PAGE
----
Commonality Analysis, Equipment Commonality

Gauge R&R ANOVACommonality Analysis (CA) refers to a set of techniques to identify any systematic causes of yield loss. These techniques typically use association rules and/or ANOVA (Analysis of Variance) to identify manufacturing variables that are “common” to bad devices. These “data mining” techniques are prone to false positives and false negatives. Despite their weaknesses, these techniques are often used to narrow down the possibilities as a starting point for engineers to use ad-hoc analysis and experiments to identify and correct a problem.

Equipment Commonality Analysis is used extensively in wafer fabs to identify equipment, or periods of time, when equipment is systematically under performing. For IC design firms, Commonality Analysis can be used to identify photomasks (reticles), test programs, probe cards, equipment, time periods, or wafer test and assembly steps that are systematically under-performing.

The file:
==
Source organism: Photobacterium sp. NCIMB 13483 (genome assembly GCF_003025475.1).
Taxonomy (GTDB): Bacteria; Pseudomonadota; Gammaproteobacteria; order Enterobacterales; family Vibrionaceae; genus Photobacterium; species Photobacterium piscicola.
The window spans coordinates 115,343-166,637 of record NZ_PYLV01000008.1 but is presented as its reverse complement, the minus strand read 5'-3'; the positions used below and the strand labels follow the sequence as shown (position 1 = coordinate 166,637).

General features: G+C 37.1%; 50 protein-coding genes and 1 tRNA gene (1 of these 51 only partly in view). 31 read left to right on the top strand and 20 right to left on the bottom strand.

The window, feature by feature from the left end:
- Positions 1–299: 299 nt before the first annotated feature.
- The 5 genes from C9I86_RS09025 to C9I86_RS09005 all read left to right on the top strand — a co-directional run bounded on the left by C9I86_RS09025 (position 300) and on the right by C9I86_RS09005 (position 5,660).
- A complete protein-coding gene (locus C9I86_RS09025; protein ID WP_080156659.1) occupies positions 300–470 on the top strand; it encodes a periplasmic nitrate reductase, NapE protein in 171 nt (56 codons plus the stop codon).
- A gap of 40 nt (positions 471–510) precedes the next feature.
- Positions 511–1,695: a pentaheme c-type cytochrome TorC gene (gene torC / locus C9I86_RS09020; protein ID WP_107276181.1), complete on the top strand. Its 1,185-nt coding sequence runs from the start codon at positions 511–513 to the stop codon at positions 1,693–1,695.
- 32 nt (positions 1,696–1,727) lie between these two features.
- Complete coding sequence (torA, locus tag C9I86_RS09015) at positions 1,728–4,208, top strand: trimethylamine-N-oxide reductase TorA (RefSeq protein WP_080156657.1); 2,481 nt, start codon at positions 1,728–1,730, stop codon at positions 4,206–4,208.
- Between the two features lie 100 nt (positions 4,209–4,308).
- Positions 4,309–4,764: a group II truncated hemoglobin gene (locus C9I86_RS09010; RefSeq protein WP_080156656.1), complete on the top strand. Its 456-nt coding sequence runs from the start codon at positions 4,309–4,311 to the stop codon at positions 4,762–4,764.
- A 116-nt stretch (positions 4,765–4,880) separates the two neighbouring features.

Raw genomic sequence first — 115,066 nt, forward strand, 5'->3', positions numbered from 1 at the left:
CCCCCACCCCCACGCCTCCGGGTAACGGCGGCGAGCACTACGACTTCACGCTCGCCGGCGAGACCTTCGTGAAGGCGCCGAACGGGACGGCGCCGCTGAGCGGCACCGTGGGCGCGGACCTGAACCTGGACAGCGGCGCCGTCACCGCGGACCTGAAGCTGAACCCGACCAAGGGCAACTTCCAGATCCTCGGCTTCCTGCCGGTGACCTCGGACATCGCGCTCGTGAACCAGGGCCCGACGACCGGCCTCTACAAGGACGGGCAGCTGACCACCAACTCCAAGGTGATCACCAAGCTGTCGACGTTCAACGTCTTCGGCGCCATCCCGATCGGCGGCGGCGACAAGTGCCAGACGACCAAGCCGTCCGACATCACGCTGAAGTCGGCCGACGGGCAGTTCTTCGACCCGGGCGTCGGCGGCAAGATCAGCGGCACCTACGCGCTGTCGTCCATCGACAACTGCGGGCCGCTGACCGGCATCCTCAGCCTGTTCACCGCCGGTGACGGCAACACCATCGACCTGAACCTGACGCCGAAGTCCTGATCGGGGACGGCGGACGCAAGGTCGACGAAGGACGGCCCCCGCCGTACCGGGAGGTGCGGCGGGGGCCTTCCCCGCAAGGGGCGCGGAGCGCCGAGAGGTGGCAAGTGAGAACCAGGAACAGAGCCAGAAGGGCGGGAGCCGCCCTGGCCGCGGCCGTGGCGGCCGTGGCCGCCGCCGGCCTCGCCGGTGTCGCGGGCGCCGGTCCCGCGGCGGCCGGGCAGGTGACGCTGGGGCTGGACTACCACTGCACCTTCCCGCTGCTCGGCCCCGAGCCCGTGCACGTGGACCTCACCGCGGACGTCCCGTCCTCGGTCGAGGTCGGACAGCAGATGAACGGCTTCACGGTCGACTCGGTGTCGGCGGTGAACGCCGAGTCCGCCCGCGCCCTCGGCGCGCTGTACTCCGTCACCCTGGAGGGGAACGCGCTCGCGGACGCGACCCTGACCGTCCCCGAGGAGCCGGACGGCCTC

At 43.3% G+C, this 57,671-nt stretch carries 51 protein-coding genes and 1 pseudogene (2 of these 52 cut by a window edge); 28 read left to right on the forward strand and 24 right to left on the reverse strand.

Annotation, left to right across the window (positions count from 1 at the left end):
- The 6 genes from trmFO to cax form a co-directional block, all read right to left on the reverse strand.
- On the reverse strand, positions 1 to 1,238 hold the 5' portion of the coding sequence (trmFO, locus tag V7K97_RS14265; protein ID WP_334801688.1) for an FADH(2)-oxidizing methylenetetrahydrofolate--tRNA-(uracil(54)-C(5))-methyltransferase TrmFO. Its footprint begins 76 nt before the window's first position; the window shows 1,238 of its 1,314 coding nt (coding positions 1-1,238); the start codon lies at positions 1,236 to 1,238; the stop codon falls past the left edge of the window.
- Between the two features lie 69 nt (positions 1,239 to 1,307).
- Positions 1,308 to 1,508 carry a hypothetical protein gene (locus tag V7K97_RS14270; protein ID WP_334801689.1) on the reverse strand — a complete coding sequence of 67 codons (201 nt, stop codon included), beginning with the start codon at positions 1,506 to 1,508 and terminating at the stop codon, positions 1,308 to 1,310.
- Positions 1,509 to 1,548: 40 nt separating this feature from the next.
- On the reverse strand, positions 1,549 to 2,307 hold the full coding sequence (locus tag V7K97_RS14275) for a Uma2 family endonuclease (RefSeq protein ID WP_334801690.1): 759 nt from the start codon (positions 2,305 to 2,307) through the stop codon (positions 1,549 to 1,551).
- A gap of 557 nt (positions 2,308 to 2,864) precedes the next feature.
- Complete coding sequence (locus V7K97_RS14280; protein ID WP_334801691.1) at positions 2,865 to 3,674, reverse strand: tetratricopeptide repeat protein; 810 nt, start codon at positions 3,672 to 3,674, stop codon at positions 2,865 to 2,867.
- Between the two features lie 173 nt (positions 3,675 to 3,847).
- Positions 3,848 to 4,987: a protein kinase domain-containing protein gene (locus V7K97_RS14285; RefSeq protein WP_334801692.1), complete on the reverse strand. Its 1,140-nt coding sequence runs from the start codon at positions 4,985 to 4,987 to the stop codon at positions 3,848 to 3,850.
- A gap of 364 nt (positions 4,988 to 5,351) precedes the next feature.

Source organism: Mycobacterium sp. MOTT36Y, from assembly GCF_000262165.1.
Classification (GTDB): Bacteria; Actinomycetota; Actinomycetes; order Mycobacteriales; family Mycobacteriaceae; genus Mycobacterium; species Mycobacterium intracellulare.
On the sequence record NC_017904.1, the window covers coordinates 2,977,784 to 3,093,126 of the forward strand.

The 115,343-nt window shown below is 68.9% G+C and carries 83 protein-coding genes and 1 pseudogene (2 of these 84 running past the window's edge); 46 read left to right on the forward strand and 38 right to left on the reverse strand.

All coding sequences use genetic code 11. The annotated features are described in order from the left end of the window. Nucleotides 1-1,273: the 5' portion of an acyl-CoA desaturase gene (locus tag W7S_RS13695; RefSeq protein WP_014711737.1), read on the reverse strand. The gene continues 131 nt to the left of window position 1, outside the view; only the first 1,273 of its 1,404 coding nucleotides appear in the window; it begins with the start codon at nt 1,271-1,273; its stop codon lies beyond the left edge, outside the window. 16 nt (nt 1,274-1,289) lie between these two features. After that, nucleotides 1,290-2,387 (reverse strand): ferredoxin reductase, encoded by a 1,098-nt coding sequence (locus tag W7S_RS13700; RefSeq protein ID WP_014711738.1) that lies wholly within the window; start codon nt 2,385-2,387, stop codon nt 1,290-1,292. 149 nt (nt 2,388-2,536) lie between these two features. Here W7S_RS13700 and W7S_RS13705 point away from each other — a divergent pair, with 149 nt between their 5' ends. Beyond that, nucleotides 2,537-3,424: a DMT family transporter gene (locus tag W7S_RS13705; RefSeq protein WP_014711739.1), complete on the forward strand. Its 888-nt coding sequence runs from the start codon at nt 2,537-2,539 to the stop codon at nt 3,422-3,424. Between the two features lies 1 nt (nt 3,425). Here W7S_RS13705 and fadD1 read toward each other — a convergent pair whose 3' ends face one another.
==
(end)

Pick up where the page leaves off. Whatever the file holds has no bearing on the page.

There are many data availability and cleansing issues associated with Commonality Analysis. Accurate data of products traversing the manufacturing and testing environment must be available. This data is referred to as genealogy data (how lots or batches of material are split and combined) and history data(the tool associations) for a lot, wafer, die, or device. This data is often stored in multiple systems, including Manufacturing Execution Systems (MES), in engineering test programs, and may also be manually recorded, e.g. in spreadsheets. Genealogy and history data are used to identify associations common to underperforming material.

yieldWerx Enterprise provides the infrastructure and tools needed to accurately and efficiently conduct Commonality Analysis. Data stored in MES or other business systems may be loaded into the yieldWerx Enterprise database for analysis. This data, combined with test data from wafer sort, final test and fab parametric test data, enables product engineers to efficiently analyze, identify and act on underperforming material across manufacturing and testing environments.

COMMONALITY ANALYSIS TUTORIAL